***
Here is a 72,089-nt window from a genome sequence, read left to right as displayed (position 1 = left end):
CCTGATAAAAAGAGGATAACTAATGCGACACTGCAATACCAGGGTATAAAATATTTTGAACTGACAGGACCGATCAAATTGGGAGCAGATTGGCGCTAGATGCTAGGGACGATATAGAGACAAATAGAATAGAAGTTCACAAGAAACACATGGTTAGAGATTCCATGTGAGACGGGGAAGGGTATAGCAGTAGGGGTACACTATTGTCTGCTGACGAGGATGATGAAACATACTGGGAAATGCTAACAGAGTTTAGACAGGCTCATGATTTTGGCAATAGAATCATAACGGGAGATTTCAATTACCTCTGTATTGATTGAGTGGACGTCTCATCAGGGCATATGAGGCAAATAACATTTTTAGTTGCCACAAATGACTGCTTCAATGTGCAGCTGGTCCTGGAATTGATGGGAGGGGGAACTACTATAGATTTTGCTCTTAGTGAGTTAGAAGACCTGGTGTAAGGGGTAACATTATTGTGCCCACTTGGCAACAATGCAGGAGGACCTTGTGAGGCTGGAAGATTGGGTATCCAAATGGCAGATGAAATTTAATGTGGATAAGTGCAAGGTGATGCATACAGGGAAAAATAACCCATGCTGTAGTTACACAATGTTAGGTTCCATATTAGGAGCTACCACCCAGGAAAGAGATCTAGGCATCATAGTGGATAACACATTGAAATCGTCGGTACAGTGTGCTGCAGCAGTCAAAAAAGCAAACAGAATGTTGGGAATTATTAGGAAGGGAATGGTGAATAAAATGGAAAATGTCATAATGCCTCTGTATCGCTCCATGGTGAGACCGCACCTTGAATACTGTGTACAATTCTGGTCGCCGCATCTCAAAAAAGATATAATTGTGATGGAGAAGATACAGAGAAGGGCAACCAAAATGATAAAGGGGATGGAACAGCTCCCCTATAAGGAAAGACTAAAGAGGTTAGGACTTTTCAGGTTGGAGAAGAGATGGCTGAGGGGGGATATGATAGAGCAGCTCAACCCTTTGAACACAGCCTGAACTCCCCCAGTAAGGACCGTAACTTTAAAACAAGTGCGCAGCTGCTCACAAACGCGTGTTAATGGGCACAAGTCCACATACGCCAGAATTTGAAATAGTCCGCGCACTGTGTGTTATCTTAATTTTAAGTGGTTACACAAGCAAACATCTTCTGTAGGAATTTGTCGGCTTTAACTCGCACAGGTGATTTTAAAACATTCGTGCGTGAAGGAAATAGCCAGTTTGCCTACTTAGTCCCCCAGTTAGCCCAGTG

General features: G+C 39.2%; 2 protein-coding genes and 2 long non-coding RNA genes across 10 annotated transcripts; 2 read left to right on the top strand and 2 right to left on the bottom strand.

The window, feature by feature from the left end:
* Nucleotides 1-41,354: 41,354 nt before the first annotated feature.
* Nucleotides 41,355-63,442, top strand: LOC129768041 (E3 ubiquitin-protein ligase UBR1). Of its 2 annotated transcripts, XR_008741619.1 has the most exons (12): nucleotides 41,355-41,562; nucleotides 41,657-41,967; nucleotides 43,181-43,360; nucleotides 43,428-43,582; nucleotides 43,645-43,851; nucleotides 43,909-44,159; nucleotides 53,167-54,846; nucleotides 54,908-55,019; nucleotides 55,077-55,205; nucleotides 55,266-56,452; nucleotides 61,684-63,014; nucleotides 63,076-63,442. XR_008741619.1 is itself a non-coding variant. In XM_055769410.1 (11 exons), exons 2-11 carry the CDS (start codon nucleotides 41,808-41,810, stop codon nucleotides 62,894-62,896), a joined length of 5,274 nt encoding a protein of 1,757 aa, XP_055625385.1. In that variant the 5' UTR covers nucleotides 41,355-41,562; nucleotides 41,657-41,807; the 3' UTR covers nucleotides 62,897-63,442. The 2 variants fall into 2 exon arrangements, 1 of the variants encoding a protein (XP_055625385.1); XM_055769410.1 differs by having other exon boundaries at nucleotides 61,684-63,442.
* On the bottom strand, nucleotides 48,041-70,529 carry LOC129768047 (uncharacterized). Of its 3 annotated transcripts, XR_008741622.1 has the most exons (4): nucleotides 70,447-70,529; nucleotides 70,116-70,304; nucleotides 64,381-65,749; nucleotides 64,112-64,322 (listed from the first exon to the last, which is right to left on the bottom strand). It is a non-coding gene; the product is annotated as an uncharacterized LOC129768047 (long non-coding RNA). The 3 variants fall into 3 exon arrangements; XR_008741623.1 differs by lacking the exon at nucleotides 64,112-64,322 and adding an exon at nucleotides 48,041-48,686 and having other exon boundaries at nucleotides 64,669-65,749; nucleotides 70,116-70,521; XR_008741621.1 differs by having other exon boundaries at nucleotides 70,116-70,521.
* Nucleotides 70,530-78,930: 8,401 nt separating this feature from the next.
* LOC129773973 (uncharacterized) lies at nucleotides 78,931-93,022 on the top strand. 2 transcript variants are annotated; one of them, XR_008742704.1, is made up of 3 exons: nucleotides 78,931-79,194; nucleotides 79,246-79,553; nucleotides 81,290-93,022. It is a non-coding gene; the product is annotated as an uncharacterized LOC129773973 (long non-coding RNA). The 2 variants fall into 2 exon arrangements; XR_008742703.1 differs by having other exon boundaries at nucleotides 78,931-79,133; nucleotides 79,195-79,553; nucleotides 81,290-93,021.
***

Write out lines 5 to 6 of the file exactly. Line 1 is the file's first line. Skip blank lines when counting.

* Nucleotides 1-41,354: 41,354 nt before the first annotated feature.
* Nucleotides 41,355-63,442, top strand: LOC129768041 (E3 ubiquitin-protein ligase UBR1). Of its 2 annotated transcripts, XR_008741619.1 has the most exons (12): nucleotides 41,355-41,562; nucleotides 41,657-41,967; nucleotides 43,181-43,360; nucleotides 43,428-43,582; nucleotides 43,645-43,851; nucleotides 43,909-44,159; nucleotides 53,167-54,846; nucleotides 54,908-55,019; nucleotides 55,077-55,205; nucleotides 55,266-56,452; nucleotides 61,684-63,014; nucleotides 63,076-63,442. XR_008741619.1 is itself a non-coding variant. In XM_055769410.1 (11 exons), exons 2-11 carry the CDS (start codon nucleotides 41,808-41,810, stop codon nucleotides 62,894-62,896), a joined length of 5,274 nt encoding a protein of 1,757 aa, XP_055625385.1. In that variant the 5' UTR covers nucleotides 41,355-41,562; nucleotides 41,657-41,807; the 3' UTR covers nucleotides 62,897-63,442. The 2 variants fall into 2 exon arrangements, 1 of the variants encoding a protein (XP_055625385.1); XM_055769410.1 differs by having other exon boundaries at nucleotides 61,684-63,442.